Solicitors and the Code of Conduct

The legal profession encompasses many different roles and the term ‘lawyer’ can be used to mean a plethora of job titles. In simple terms, there are two key types of lawyer: barristers and solicitors. This blog post is solely focused on solicitors, and the varying roles commonly found within a typical solicitors’ office. Legal professionals, such as solicitors are overseen by governing bodies and must adhere to various rules in order for them to continue to practise. This post will focus on the professional conduct rules for solicitors, and the different job roles you might find in a solicitors’ firm.

Code of Conduct

Solicitors are regulated by the Solicitors Regulation Authority (SRA). The SRA is responsible for regulating everything from training to be a solicitor, to dealing with how solicitors firms are run. Within the SRA Handbook, 10 principles are set down which are mandatory and apply to everyone who is regulated by the SRA, as well the Solicitors Code of Conduct. The Code of Conduct section includes Outcomes which must be achieved, usually by acting in light of the Indicative Behaviours.

The Solicitors Regulation Authority website can be found here:

The Solicitors Regulation Authority Handbook can be found here:

Chapter 1 of the Code of Conduct, within the SRA Handbook, is concerned with Client Care. This chapter is about providing a proper standard of service, taking into account the individual differences of each and every client. This includes ensuring that the client is given all the information they require to make informed decisions about the services they require, how they will be delivered and the costs involved. This chapter also deals with complaints handling.

The Outcomes which must be achieved in this chapter are lengthy. Examples of the Outcomes include:

  • Outcome 1.1 – You treat your clients fairly.
  • Outcome 1.4 – You have the resources, skills and procedures to carry out your clients’ instructions.
  • Outcome 1.9 – Clients are informed in writing at the outset of their matter of their right to complain and how complaints can be made.
  • Outcome 1.12 – Clients are in a position to make informed decisions about the services they need, or how their matter will be handled and the options available to them.

This list is non-exhaustive and includes 16 individual Outcomes, all of which must be satisfied.

The way in which a solicitor acts can suggest that they satisfy the Outcomes. These are known as Indicative Behaviours which accompany each chapter of the Code of Conduct. For example, one of the Indicative Behaviours for chapter one is:

  • Indicative Behaviour 1.3 – Ensuring that the client is told, in writing, the name and status of the person(s) dealing with the matter and the name and status of the person responsible for its overall supervision.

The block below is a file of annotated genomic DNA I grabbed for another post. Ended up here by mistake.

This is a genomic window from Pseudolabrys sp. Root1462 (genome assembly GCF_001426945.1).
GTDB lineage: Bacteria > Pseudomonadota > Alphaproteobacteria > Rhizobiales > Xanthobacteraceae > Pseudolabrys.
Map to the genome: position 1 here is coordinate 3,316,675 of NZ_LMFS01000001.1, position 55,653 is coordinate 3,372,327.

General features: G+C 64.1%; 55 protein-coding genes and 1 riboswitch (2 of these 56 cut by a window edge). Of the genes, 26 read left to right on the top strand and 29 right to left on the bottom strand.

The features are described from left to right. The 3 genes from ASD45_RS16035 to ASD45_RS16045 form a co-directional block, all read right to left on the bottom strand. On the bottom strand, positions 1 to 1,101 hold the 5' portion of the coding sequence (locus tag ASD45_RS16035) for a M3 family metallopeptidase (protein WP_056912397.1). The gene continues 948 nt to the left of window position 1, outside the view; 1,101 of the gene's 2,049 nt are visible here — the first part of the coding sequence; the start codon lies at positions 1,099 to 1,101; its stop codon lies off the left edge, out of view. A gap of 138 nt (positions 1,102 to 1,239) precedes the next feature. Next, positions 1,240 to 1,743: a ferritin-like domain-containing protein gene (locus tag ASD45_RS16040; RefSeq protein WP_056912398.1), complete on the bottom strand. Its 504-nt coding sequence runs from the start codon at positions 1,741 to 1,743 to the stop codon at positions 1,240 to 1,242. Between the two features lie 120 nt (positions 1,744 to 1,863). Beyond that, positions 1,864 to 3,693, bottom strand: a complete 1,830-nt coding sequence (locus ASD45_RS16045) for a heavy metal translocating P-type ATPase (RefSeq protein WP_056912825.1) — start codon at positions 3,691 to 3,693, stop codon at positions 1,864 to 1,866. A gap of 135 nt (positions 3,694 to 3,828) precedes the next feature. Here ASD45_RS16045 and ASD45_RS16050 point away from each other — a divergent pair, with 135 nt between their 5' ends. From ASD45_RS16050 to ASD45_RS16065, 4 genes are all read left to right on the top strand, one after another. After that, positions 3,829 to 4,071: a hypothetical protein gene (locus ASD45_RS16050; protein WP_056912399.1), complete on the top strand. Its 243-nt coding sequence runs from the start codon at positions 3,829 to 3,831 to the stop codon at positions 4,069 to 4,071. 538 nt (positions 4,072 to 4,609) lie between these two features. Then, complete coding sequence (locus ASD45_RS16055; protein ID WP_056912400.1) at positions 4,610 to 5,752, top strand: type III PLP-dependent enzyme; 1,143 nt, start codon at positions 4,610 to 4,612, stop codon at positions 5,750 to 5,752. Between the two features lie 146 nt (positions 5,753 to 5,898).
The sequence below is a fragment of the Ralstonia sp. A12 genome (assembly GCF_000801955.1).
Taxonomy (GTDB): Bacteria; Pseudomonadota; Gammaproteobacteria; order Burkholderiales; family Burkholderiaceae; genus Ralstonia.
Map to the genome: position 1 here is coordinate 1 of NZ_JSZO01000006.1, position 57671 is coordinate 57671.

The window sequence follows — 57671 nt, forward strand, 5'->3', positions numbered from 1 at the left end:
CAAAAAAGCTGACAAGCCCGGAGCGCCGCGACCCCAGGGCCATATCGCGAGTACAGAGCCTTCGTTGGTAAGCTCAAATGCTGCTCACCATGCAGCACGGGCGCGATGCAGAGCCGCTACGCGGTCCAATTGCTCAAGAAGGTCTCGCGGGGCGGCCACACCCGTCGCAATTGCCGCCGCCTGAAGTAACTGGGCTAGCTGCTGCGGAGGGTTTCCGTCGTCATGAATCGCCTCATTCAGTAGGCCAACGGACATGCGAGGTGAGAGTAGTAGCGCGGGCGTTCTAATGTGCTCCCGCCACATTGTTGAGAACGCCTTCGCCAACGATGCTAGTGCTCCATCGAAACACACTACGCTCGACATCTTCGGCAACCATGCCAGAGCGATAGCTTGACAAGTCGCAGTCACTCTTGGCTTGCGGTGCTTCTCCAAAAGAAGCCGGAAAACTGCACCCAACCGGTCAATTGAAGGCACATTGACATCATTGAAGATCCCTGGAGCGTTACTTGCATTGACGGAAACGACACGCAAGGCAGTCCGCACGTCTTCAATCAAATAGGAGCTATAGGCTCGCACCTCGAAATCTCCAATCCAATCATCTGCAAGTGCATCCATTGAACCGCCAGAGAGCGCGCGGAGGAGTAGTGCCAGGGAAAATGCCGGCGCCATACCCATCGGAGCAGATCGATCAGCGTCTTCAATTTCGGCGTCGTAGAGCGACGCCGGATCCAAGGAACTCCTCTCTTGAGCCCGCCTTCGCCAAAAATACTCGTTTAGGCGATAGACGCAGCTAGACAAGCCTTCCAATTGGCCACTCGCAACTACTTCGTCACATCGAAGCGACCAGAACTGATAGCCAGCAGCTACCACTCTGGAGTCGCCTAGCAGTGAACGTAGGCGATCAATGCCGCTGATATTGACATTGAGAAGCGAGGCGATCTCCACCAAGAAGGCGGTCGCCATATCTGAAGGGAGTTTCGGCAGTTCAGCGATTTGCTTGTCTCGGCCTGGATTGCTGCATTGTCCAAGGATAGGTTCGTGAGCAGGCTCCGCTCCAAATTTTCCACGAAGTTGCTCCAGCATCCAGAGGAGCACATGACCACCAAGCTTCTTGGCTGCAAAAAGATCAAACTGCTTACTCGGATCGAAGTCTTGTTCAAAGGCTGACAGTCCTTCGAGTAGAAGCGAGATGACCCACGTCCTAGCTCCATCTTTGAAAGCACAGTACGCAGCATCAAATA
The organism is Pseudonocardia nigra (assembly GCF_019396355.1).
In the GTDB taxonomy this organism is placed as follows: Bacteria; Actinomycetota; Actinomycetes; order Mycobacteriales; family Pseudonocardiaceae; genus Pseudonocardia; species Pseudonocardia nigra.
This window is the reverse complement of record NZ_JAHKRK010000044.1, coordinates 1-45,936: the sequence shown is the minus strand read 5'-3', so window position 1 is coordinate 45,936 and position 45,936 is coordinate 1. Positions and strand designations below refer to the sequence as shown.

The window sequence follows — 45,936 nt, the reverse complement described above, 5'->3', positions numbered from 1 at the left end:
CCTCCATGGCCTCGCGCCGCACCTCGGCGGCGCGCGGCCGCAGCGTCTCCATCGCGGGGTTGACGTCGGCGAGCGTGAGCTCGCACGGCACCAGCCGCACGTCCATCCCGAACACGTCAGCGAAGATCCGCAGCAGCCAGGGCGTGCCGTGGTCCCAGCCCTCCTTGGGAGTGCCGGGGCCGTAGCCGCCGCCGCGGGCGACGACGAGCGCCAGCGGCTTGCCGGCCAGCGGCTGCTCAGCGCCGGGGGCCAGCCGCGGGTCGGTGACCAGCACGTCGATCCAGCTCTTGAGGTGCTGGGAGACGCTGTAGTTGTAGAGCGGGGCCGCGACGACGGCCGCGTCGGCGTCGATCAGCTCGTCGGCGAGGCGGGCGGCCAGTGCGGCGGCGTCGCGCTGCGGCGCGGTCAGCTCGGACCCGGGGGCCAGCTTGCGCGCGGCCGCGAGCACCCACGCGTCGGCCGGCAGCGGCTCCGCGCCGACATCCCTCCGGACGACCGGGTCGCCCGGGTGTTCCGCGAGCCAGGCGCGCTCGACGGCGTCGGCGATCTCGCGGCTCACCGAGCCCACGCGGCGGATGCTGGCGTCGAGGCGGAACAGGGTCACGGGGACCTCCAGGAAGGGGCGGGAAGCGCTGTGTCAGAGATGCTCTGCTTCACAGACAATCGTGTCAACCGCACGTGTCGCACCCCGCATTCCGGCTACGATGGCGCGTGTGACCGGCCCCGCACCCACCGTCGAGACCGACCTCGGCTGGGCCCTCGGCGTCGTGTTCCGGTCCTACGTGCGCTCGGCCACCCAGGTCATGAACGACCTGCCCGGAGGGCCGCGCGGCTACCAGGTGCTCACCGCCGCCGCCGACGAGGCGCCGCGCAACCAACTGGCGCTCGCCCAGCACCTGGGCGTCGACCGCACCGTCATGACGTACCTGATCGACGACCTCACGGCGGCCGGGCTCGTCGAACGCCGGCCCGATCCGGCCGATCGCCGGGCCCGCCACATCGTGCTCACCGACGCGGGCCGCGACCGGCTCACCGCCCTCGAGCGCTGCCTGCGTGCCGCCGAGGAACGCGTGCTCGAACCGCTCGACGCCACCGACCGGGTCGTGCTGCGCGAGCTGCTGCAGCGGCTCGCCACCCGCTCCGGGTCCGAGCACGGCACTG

Many solicitors firms include these details in their client care letters. These are usually the first correspondence that you would receive from a solicitor, and tend to include information on client care.

Different roles with a law firm 

The aim of this section is to briefly highlight the various roles which are commonly found within a solicitors’ firm.

Partner: Law firms are generally partnerships and are therefore owned and managed by a partner. Partnership tends to be the ultimate ambition of an individual entering the legal profession and can be considered as the highest step on the career ladder. Partners are the owners of a firm, and therefore take a proportion of profits generated by the firm.

Associate/Senior Associate Solicitor: An associate is a fully qualified solicitor who is an employee of the firm. This usually means that this individual is working under the supervision of a Partner, or a more senior associate. These solicitors tend to work on a fixed salary. This role can also be considered to be a ‘fee-earner’, in that the work that they do generates the income of the firm. Levels of seniority are usually dependant on how much experience or expertise in an area that individual has. As a newly qualified associate in a firm, the next logical step would be increased seniority to become a ‘senior associate’ (if such a role exists within that particular firm), followed by partnership.

Trainee Solicitor: In order to become an associate in a law firm, an individual must secure and complete a training contract, or a period of recognised training within a law firm. An individual in the process of completing one of these will be known as a trainee solicitor. A period of recognised training tends to last 2 years and involves the individual ‘rotating’ around the various areas of law which the firm offers.

Paralegal/Legal assistant: This role is essentially that of an individual who carries out legal work that does not strictly have the status of a solicitor as they have not completed a training contract.

Chartered Legal Executive: Chartered Legal Executives are individuals which usually have the same expertise as a solicitor, but have simply chosen a different route to qualification.

Legal Secretary: Legal secretaries carry out administrative work for solicitors. Legal secretaries aren’t required to have any official legal qualification.

This post was written by Robert Bayles. Robert is a final year MLaw student currently working in the business and commercial firm in the Student Law Office. On graduation Robert aspires to secure a training contract within an in-house legal department of a company. Outside of law, Robert enjoys everything related to football specifically, as well as most other sports.

 

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